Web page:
After the first discovery that β-NQS reacts quickly with amines to form colored products in good yields, this reagent became quite popular in quantitative analytical determinations of some drugs containing free primary and secondary amino groups [50,51]. As β-NQS is commercially available, it has become a widely used reagent for the chromogenic determination of pharmaceutical amines by spectrophotometry in pharmaceutical formulations . This method, which uses a reagent to form a colored product and determine its concentration by a spectrophotometric method, is the most convenient, simple, and inexpensive method for analytical work. Hiyama  noted that little is known about the biological activities of sulfonic naphthalene derivatives, despite being important intermediates for the synthesis of dyes. Then, he prepared several naphthalene sulfonic derivatives and tested them for their effects on bacteria and viruses, but none of the compounds presented important activity.
Hashimoto and co-workers  were the first to apply β-NQSNa for the qualitative analysis of phenethylamine derivatives (amphetamine, methamphetamine, 2,5-dimethoxy-4-methylamphetamine, mescaline, ephedrine, and norephedrine). The reaction products were separated by thin-layer chromatography and analyzed by elemental analysis, nuclear magnetic resonance, infrared spectroscopy, and mass spectrometry. In addition, several authors concluded that this was a good method for analytically determining low levels of activated aromatic amines in drugs. This method continued to be used over the years and was subsequently optimized by a spectrophotometric determination technique coupled with continuous flow . In addition to the sulfonic acid substitution reaction of position C4 of β-NQS, quinone can be involved in a redox process and, therefore, can be used as an electrode in electrochemical processes. Subsequently, Legua and co-workers [56,57] applied this method to determine amphetamines in urine. Figure 3 highlights some important drugs containing primary or secondary amino groups in capsules, tablets, powders, formulations, formulations of associated drugs, injection formulations, and biological fluids [42,58-69].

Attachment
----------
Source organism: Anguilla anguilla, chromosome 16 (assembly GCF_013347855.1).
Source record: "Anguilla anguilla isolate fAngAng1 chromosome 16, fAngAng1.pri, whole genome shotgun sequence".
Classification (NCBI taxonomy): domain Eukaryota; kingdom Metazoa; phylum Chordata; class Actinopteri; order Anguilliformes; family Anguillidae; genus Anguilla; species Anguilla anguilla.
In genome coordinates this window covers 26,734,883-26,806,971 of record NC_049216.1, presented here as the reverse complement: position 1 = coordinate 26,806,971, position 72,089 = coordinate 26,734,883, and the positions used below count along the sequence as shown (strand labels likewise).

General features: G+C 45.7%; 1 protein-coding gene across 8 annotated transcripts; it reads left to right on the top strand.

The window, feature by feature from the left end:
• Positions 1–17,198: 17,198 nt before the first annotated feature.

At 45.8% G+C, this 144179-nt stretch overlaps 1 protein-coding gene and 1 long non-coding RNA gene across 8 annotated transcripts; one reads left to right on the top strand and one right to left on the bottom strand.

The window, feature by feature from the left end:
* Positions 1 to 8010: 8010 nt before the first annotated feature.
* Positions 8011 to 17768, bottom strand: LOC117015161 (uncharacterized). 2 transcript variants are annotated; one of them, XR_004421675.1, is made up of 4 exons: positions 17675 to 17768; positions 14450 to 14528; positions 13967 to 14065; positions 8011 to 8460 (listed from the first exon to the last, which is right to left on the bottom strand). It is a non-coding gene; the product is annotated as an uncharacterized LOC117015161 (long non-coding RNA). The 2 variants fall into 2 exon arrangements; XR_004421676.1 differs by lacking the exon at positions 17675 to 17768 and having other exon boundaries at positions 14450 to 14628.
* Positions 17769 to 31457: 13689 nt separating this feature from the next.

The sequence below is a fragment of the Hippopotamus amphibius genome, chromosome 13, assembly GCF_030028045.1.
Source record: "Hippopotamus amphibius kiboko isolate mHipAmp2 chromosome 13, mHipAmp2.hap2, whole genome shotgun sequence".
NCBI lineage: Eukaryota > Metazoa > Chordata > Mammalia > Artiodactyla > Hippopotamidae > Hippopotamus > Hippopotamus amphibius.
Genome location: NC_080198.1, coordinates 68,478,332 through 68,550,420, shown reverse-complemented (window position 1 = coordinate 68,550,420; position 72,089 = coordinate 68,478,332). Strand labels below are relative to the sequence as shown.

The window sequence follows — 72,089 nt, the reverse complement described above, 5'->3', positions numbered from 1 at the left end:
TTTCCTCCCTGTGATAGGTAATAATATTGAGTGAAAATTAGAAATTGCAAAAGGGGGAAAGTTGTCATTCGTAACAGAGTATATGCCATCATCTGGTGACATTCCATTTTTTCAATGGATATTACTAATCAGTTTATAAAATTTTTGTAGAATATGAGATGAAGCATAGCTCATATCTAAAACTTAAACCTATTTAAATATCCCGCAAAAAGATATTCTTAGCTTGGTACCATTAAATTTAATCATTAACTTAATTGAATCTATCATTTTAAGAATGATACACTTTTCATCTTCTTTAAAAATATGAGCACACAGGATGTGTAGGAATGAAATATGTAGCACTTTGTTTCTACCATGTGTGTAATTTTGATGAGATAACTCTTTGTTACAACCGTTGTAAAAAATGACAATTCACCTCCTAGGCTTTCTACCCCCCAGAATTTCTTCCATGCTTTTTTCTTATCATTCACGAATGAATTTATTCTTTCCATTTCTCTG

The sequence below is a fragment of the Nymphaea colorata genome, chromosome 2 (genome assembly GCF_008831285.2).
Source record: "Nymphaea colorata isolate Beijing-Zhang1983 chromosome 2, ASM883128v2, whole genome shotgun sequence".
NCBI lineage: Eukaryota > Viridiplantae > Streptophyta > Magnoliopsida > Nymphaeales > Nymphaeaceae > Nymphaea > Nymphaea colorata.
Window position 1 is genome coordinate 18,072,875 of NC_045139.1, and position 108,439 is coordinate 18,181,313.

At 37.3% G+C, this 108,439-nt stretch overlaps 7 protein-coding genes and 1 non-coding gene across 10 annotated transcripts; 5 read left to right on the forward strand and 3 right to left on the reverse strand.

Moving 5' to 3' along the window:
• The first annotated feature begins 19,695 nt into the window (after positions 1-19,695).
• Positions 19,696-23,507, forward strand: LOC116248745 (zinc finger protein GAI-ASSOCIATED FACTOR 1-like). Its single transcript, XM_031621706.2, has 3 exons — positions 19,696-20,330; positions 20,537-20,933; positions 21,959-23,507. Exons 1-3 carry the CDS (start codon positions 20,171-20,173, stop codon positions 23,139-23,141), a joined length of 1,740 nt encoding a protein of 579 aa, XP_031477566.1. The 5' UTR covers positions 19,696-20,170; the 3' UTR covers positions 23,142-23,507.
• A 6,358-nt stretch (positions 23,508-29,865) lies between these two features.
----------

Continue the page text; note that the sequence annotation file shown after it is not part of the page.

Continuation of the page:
β-NQS reacts with aliphatic and aromatic amines, secondary or primary, by substituting the sulfonic acid group at position C4. These reactions are dependent on the structures of the aliphatic amino reagents. In the case of secondary aliphatic amines, 4-alkyl- (or aryl-) amino-1,2-naphthoquinones 21 are formed (Scheme 3A), but using primary amines forms a product mixture (Scheme 3B), mainly due to a tautomeric equilibrium (Scheme 3C) . Hartke and Lohmann  studied the reaction of β-NQS with secondary aliphatic amines in detail and observed that the 4-amino-1,2-naphthoquinone 21 products are yellow. However, reactions with primary aliphatic amines also form 4-amino-1,2-naphthoquinones 22, but they are violet in color. Structure 22 cannot be responsible for the violet color, and it is attributed to other byproducts. When the reaction with equimolar amounts of β-NQSNa with methyl-, ethyl- and isopropylamine takes place in water at room temperature, a mixture of products is formed, among which 22 and 23 are the majority. It is important to note that the complexity of the reaction of β-NQS with primary aliphatic amines has already been reported in the literature. Fieser and Fieser  studied the reduction potentials of various naphthoquinones and reported that they were unable to obtain 4-arylamino-1,2-naphthoquinones from β-NQSNa but that these derivatives can be readily prepared from 4-ethoxy-1,2-naphthoquinone. Similarly, Yano and co-workers  studied the tautomeric equilibrium of 4-arylamino-1,2-naphthoquinones in DMSO-d6, pyridine-d5, and NaOD solutions in D2O. In neutral solvents, the most stable tautomer is 4-arylamino-1,2-naphthoquinone A, while in weakly basic solvents, or ethanolic sulfuric acid, B is the most stable tautomer (Scheme 3C).